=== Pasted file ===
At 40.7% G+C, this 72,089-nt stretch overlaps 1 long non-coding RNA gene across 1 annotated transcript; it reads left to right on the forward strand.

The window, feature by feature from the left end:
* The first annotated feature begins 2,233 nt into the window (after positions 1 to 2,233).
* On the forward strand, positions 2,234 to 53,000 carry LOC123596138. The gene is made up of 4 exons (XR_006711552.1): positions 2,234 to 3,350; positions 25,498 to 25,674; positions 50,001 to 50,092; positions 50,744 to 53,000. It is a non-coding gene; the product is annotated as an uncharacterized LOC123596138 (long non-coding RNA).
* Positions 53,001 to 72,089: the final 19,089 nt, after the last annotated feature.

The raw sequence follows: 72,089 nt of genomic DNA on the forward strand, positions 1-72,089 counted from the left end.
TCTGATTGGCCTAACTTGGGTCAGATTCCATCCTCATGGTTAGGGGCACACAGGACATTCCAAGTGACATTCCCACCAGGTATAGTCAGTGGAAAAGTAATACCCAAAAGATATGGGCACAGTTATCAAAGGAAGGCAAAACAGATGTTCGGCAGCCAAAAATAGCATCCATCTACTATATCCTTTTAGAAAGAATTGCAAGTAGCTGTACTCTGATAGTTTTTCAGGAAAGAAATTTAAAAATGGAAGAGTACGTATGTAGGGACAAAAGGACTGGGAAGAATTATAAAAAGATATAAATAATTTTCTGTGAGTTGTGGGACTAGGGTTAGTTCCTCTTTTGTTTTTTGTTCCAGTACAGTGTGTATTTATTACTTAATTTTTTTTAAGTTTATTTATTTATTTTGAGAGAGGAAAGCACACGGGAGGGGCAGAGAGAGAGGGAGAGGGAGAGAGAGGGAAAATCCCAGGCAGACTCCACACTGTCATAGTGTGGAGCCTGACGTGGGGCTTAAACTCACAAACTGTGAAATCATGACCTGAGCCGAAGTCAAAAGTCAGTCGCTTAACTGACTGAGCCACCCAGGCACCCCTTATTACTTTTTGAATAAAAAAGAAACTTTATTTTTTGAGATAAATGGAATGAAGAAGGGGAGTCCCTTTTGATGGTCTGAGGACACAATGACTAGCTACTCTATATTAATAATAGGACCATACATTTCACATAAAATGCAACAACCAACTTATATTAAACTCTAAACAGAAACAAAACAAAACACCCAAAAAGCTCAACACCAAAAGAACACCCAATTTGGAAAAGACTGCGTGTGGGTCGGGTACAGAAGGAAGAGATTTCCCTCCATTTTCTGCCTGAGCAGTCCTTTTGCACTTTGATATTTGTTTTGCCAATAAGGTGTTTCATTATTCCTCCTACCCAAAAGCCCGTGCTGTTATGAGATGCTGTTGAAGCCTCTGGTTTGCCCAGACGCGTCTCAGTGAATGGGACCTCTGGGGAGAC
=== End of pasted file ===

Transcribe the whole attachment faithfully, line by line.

At 40.7% G+C, this 72,089-nt stretch overlaps 1 long non-coding RNA gene across 1 annotated transcript; it reads left to right on the forward strand.

The window, feature by feature from the left end:
* The first annotated feature begins 2,233 nt into the window (after positions 1 to 2,233).
* On the forward strand, positions 2,234 to 53,000 carry LOC123596138. The gene is made up of 4 exons (XR_006711552.1): positions 2,234 to 3,350; positions 25,498 to 25,674; positions 50,001 to 50,092; positions 50,744 to 53,000. It is a non-coding gene; the product is annotated as an uncharacterized LOC123596138 (long non-coding RNA).
* Positions 53,001 to 72,089: the final 19,089 nt, after the last annotated feature.

The raw sequence follows: 72,089 nt of genomic DNA on the forward strand, positions 1-72,089 counted from the left end.
TCTGATTGGCCTAACTTGGGTCAGATTCCATCCTCATGGTTAGGGGCACACAGGACATTCCAAGTGACATTCCCACCAGGTATAGTCAGTGGAAAAGTAATACCCAAAAGATATGGGCACAGTTATCAAAGGAAGGCAAAACAGATGTTCGGCAGCCAAAAATAGCATCCATCTACTATATCCTTTTAGAAAGAATTGCAAGTAGCTGTACTCTGATAGTTTTTCAGGAAAGAAATTTAAAAATGGAAGAGTACGTATGTAGGGACAAAAGGACTGGGAAGAATTATAAAAAGATATAAATAATTTTCTGTGAGTTGTGGGACTAGGGTTAGTTCCTCTTTTGTTTTTTGTTCCAGTACAGTGTGTATTTATTACTTAATTTTTTTTAAGTTTATTTATTTATTTTGAGAGAGGAAAGCACACGGGAGGGGCAGAGAGAGAGGGAGAGGGAGAGAGAGGGAAAATCCCAGGCAGACTCCACACTGTCATAGTGTGGAGCCTGACGTGGGGCTTAAACTCACAAACTGTGAAATCATGACCTGAGCCGAAGTCAAAAGTCAGTCGCTTAACTGACTGAGCCACCCAGGCACCCCTTATTACTTTTTGAATAAAAAAGAAACTTTATTTTTTGAGATAAATGGAATGAAGAAGGGGAGTCCCTTTTGATGGTCTGAGGACACAATGACTAGCTACTCTATATTAATAATAGGACCATACATTTCACATAAAATGCAACAACCAACTTATATTAAACTCTAAACAGAAACAAAACAAAACACCCAAAAAGCTCAACACCAAAAGAACACCCAATTTGGAAAAGACTGCGTGTGGGTCGGGTACAGAAGGAAGAGATTTCCCTCCATTTTCTGCCTGAGCAGTCCTTTTGCACTTTGATATTTGTTTTGCCAATAAGGTGTTTCATTATTCCTCCTACCCAAAAGCCCGTGCTGTTATGAGATGCTGTTGAAGCCTCTGGTTTGCCCAGACGCGTCTCAGTGAATGGGACCTCTGGGGAGAC